Previous installments in this series:
This morning I have to report to you two developments in my ongoing project to use the California Public Records Act to get the City of Los Angeles to publicly release advance notice of its planned cleanups of homeless encampments. First of all, on October 31 I made yet another request for various kinds of records dated in the future. On November 8, Letitia Gonzalez sent me a number of items, which I’ll share with you below. You may recall that Letitia was responsible for my one success so far in this project, sending me notice on September 28 of a cleanup on September 29. However, this time, not so much. After the break there’s a list of what she sent, what I asked for, and what I think it means.1 There are also some emails from the Central City East Association (part of the material published on Thursday) showing that LA Sanitation does give advance notice of cleanups in some cases.
- What I asked for: The electronic originals of all schedules or lists showing HE2 locations where notifications are to be posted which are dated in the future on the day you fulfill this request.
- What they sent: Six page list of encampment locations — with authorization numbers, locations, expiration dates, and so on. This will be useful if you have some independent way of monitoring a given encampment, but not so much if you want to know what day they’re going to clean it up.
- What it means: Not much. This is precisely what I asked for, although it hadn’t occurred to me that it wouldn’t be much use for actually showing up while they were working. It will be very useful for making future CPRA requests, as it shows locations and authorization numbers.
- What I asked for: The electronic originals of all HE cleanup schedules and/or calendars which are dated in the future on the day you fulfill this request.
- What they sent: Calendar showing cleanups for November — This is useful, but not as useful as it might seem.3
- What it means: It shows which Council Districts are scheduled for which days through November. It also includes OHS4 days. The problem is, of course, that Council Districts are huge, so that knowing a few weeks in advance which Districts they’re going to be in doesn’t seem as if it’d be that useful in determining exactly where they will be working. There may well be uses for this that I haven’t thought of.
- What I asked for: The electronic originals of all advance notification posters for HE cleanups which are dated in the future on the day you fulfill this request.
- What they sent:
- What it means:
- The first item is the gold standard for this project. It’s a detailed listing of encampments to be cleaned, their locations, and the order in which each sanitation team will handle the encampment. This would have been perfect if they hadn’t sent it to me at 2 p.m. on November 8 rather than on November 7 or earlier. These are produced at least a few days in advance,5 so it’s a sure thing that on November 8 they could have sent me schedules like this one for the 9th or later. Getting these schedules at the same time they send them out to Council Districts will be a major success for this project. Note, however, that this schedule, as useful as it would have been if they’d sent it in a timely manner, is not actually responsive to my request.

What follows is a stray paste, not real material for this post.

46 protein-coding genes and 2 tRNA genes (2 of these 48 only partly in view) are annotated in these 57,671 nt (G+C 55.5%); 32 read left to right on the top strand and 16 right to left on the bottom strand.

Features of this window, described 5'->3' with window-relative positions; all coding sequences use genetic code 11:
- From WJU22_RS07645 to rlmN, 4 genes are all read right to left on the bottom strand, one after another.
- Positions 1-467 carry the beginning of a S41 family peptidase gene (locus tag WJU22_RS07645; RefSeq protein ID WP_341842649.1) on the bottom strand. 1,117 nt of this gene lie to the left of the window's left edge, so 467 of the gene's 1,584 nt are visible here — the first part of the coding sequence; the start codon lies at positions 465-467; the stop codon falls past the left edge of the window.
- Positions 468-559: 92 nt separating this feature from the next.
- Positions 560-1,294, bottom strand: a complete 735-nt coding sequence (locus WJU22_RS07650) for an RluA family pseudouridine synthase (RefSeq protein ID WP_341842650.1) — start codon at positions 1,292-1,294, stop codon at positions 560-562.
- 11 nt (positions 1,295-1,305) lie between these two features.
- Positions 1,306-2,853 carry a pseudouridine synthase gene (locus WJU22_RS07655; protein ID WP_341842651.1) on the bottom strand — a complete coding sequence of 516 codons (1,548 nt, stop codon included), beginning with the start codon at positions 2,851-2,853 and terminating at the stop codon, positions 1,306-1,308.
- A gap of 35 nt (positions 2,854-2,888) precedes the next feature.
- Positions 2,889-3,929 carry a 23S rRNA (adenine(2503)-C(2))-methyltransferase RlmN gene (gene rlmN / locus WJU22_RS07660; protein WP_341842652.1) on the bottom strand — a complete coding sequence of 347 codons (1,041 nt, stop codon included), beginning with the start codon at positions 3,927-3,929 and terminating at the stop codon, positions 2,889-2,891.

- The second item is related to what I asked for, but it’s not what I asked for. It’s interesting, though. Here’s the story. Their protocol for HE cleanup requires them to post notices 72 hours in advance. These notices are prepared on a computer. As soon as they hit save for the last time the notice becomes a public record, and since it has to be posted by 8:30 a.m. 72 hours before the cleanup starts, it’s almost certainly finished by 96 or more hours in advance of the cleanup to allow for printing, distribution to the posting teams, and so on. Getting a copy of the notices would reveal the locations of the cleanups in advance. Hence they’re highly desirable. Also, note that, unlike many records, these cannot conceivably be exempt from release. The unusual certainty in this case flows from section 6254.5 of CPRA, which states in part that: whenever a state or local agency discloses a public record which is otherwise exempt from this chapter, to any member of the public, this disclosure shall constitute a waiver of the exemptions specified in Section 6254, 6254.7, or other similar provisions of law. Since the very purpose of the record is to be disclosed in public in advance of the HE cleanup it announces, LA San can’t very well say it’s exempt. I never ever yet have utilized section 6253(a) of CPRA, which states unequivocally that Public records are open to inspection at all times during the office hours of the state or local agency and every person has a right to inspect any public record, except as hereafter provided. However, if there ever was a case where it would be essential to drop into a City office and demand to see some records immediately, this would be it. We know they have the records at least the day before. We know the records are not exempt from release. It would seem that they would have absolutely no excuse under the law for withholding at least tomorrow’s notices today.